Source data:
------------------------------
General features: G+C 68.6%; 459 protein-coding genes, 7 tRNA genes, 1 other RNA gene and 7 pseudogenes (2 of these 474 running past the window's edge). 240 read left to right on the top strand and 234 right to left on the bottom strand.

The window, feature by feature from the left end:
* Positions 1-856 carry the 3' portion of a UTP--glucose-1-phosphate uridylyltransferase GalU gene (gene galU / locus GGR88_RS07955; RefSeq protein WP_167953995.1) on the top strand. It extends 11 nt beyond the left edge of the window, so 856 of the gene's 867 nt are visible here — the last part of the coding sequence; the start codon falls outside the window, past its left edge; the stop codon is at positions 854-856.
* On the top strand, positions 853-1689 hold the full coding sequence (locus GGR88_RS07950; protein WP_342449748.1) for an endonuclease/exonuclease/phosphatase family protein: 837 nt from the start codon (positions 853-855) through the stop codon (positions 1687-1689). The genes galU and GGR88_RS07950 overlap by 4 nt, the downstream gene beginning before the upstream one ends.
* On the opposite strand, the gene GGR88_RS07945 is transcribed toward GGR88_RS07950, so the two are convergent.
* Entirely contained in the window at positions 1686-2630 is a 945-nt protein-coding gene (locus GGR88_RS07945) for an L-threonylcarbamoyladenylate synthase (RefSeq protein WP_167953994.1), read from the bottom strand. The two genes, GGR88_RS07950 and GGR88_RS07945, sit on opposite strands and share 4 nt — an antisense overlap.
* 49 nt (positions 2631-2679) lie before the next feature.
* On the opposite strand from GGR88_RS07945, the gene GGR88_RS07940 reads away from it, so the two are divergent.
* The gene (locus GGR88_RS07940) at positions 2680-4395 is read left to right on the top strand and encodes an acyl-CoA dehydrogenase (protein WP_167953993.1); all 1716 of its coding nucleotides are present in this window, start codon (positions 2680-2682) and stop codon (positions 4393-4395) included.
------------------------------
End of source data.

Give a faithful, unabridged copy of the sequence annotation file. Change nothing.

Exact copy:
General features: G+C 68.6%; 459 protein-coding genes, 7 tRNA genes, 1 other RNA gene and 7 pseudogenes (2 of these 474 running past the window's edge). 240 read left to right on the top strand and 234 right to left on the bottom strand.

The window, feature by feature from the left end:
* Positions 1-856 carry the 3' portion of a UTP--glucose-1-phosphate uridylyltransferase GalU gene (gene galU / locus GGR88_RS07955; RefSeq protein WP_167953995.1) on the top strand. It extends 11 nt beyond the left edge of the window, so 856 of the gene's 867 nt are visible here — the last part of the coding sequence; the start codon falls outside the window, past its left edge; the stop codon is at positions 854-856.
* On the top strand, positions 853-1689 hold the full coding sequence (locus GGR88_RS07950; protein WP_342449748.1) for an endonuclease/exonuclease/phosphatase family protein: 837 nt from the start codon (positions 853-855) through the stop codon (positions 1687-1689). The genes galU and GGR88_RS07950 overlap by 4 nt, the downstream gene beginning before the upstream one ends.
* On the opposite strand, the gene GGR88_RS07945 is transcribed toward GGR88_RS07950, so the two are convergent.
* Entirely contained in the window at positions 1686-2630 is a 945-nt protein-coding gene (locus GGR88_RS07945) for an L-threonylcarbamoyladenylate synthase (RefSeq protein WP_167953994.1), read from the bottom strand. The two genes, GGR88_RS07950 and GGR88_RS07945, sit on opposite strands and share 4 nt — an antisense overlap.
* 49 nt (positions 2631-2679) lie before the next feature.
* On the opposite strand from GGR88_RS07945, the gene GGR88_RS07940 reads away from it, so the two are divergent.
* The gene (locus GGR88_RS07940) at positions 2680-4395 is read left to right on the top strand and encodes an acyl-CoA dehydrogenase (protein WP_167953993.1); all 1716 of its coding nucleotides are present in this window, start codon (positions 2680-2682) and stop codon (positions 4393-4395) included.